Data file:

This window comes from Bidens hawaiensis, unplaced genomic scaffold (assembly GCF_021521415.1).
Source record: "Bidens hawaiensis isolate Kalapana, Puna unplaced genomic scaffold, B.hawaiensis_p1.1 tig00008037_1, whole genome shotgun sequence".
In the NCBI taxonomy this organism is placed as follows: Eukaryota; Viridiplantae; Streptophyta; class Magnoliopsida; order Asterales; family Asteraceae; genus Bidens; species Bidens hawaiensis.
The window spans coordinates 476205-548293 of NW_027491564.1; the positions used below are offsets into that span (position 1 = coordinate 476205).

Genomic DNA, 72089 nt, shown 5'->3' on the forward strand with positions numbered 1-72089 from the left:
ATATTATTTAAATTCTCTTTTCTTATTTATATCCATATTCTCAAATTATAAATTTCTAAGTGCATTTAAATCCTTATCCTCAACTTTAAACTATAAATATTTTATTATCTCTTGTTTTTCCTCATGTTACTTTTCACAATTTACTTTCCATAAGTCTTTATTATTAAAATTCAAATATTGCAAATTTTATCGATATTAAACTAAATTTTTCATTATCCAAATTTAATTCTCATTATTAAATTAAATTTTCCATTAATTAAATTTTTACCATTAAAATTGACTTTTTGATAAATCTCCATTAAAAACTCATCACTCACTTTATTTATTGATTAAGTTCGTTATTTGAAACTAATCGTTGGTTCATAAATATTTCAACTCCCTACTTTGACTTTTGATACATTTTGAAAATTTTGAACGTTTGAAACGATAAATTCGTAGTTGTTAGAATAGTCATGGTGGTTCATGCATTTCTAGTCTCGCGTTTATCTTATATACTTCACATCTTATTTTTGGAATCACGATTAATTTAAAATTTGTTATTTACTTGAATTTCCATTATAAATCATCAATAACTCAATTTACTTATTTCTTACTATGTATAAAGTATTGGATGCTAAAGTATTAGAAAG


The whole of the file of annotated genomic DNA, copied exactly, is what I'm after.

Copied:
This window comes from Bidens hawaiensis, unplaced genomic scaffold (assembly GCF_021521415.1).
Source record: "Bidens hawaiensis isolate Kalapana, Puna unplaced genomic scaffold, B.hawaiensis_p1.1 tig00008037_1, whole genome shotgun sequence".
In the NCBI taxonomy this organism is placed as follows: Eukaryota; Viridiplantae; Streptophyta; class Magnoliopsida; order Asterales; family Asteraceae; genus Bidens; species Bidens hawaiensis.
The window spans coordinates 476205-548293 of NW_027491564.1; the positions used below are offsets into that span (position 1 = coordinate 476205).

Genomic DNA, 72089 nt, shown 5'->3' on the forward strand with positions numbered 1-72089 from the left:
ATATTATTTAAATTCTCTTTTCTTATTTATATCCATATTCTCAAATTATAAATTTCTAAGTGCATTTAAATCCTTATCCTCAACTTTAAACTATAAATATTTTATTATCTCTTGTTTTTCCTCATGTTACTTTTCACAATTTACTTTCCATAAGTCTTTATTATTAAAATTCAAATATTGCAAATTTTATCGATATTAAACTAAATTTTTCATTATCCAAATTTAATTCTCATTATTAAATTAAATTTTCCATTAATTAAATTTTTACCATTAAAATTGACTTTTTGATAAATCTCCATTAAAAACTCATCACTCACTTTATTTATTGATTAAGTTCGTTATTTGAAACTAATCGTTGGTTCATAAATATTTCAACTCCCTACTTTGACTTTTGATACATTTTGAAAATTTTGAACGTTTGAAACGATAAATTCGTAGTTGTTAGAATAGTCATGGTGGTTCATGCATTTCTAGTCTCGCGTTTATCTTATATACTTCACATCTTATTTTTGGAATCACGATTAATTTAAAATTTGTTATTTACTTGAATTTCCATTATAAATCATCAATAACTCAATTTACTTATTTCTTACTATGTATAAAGTATTGGATGCTAAAGTATTAGAAAG